042 – By the Numbers: A Practical Approach to Increasing Sales | Jim Brown

042 – By the Numbers: A Practical Approach to Increasing Sales | Jim Brown


An entrepreneur wears many hats. While anyone can start a business, it takes something special to get it off the ground. It takes passion, commitment and dedication. But it also requires sales.

In this week’s episode, our host Jim Brown (@jim_brown) flips the script and joins Nick Loper of The Side Hustle Show to share the same strategy he uses with his clients to reach their revenue goals. This practical outreach process has worked with dozens of companies in multiple industries.

Jim has led two companies from $1 million to more than $10 million and one from $1 million to zero. He has started eight companies and been a part of several others. Some have been wildly successful and others, well, not so much.

But all of it has empowered Jim with lessons on what works and what doesn’t, and helped him become one of the most highly sought after sales coaches in the tech community.

Takeaways

  1. Figure Out a Growth Trajectory: One of the first challenges I see a lot of salespeople struggle with is their quota or actual goal. Regardless of what the number is, going from zero to that number can seem daunting. Instead of focusing on the end, find the unit of growth that makes your sales process work and then do the backwards math to develop your daily game plan. You’ll find this activity to be a lot more manageable.
  2. Quit Being Afraid of Cold Calls: It’s so much easier to send out a quick batch of emails, but the simple (and harsh) truth is cold calling works. A personal conversation is more memorable, not to mention more open-ended, than the 100th email you prospect receives in a given day. First thing first, you can’t sound like every other salesperson on the planet. Instead of trying to get them to say yes, be skeptical and determine if they even have the problems your product or service can help. Second, create equal business stature — tell them you’re only going to take 30 seconds of their time and then they get to decide if you should keep talking. And last, realize the whole point of a cold call is to set up a meeting, NOT immediately sell them something.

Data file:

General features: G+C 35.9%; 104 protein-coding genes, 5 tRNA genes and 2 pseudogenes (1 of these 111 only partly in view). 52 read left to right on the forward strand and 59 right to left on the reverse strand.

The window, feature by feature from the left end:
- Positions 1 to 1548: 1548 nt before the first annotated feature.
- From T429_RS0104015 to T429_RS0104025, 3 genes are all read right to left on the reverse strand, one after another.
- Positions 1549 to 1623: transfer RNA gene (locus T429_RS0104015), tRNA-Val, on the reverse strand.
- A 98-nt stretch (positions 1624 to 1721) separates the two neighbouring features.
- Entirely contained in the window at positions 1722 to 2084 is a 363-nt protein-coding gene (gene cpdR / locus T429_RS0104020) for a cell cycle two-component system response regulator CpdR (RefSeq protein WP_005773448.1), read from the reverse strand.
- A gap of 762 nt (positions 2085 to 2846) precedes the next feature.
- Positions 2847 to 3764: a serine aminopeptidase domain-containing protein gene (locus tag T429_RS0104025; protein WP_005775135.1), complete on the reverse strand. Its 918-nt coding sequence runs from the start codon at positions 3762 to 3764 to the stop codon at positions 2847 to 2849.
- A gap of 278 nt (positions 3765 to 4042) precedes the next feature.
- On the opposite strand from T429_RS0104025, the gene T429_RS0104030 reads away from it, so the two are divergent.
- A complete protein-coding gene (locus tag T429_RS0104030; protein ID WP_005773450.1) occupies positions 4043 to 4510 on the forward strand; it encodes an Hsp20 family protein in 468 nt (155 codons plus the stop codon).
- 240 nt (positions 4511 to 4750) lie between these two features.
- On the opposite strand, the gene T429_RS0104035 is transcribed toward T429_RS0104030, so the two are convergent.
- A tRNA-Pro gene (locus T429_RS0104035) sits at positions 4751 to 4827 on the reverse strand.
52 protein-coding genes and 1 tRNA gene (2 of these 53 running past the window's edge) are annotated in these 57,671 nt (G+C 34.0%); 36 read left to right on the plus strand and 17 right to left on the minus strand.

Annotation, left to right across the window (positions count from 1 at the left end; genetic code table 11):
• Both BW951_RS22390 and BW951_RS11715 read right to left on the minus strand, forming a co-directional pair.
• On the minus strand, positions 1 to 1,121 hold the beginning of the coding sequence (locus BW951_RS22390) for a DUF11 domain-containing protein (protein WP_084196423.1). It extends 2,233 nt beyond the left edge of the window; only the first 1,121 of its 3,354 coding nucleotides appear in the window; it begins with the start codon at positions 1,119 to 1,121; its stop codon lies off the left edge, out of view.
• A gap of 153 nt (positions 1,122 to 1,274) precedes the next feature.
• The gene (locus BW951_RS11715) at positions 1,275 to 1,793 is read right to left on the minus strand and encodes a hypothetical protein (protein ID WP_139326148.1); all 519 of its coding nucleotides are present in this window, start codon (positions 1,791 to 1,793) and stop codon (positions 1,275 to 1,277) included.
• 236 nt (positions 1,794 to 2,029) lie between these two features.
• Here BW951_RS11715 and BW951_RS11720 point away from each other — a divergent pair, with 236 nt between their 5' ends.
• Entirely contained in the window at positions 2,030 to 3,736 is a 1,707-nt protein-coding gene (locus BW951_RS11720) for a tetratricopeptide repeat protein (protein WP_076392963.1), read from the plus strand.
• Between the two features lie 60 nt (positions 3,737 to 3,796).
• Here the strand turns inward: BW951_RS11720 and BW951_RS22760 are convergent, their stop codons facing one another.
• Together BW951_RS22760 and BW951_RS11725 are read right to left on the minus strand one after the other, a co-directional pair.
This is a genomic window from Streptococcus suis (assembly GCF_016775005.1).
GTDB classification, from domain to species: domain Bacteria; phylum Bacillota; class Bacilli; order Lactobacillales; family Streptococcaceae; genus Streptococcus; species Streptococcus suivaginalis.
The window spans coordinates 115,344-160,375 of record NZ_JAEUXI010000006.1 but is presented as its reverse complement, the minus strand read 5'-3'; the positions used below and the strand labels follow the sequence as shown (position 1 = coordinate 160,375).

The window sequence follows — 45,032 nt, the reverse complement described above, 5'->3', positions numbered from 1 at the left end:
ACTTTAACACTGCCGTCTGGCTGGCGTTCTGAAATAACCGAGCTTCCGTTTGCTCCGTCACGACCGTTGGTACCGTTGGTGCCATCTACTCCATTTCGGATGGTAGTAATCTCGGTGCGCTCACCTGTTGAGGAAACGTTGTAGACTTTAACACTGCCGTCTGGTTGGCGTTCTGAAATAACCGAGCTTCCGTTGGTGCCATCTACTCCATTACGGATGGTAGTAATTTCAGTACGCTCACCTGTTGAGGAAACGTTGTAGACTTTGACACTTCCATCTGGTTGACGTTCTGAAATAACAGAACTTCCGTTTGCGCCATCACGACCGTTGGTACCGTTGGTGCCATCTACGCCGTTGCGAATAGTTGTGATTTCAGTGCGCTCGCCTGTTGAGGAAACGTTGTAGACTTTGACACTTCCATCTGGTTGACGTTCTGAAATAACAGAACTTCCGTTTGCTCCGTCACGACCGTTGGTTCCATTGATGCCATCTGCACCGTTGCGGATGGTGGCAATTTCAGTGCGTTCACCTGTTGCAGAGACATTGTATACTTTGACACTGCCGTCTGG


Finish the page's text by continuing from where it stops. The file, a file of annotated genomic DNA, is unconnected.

3. Find the Right Clients to Call: Ask yourself the following questions: Who are my acceptable clients? Who are my typical clients? Who are my ideal clients? Look at the demographics for the niche you’re in. Group potential clients by location, years in business, revenue, industry, employees, or whatever you can to narrow down the scope. Then, overlay that with the top reasons your last 3-5 customers bought from you. Being able to tell similar stories makes the conversation more fluid.
  4. Write Emails that Get Responses: Your subject line is the most important piece with the sole goal of getting the recipient to open the email. A few of the things I’ve seen work include using three words or less, not capitalizing the first word, asking a question and using the prospect’s first name. But getting a response is another story. The body of the email should be short and NOT about you. You prospects don’t care about you because they don’t know you. Instead, focus on what you think they’re problem could be and how others have solved a similar challenge.

Book Recommendation

Sponsor

  • Costello – What if every sales rep inherited the habits of your best rep? With Costello, they do.

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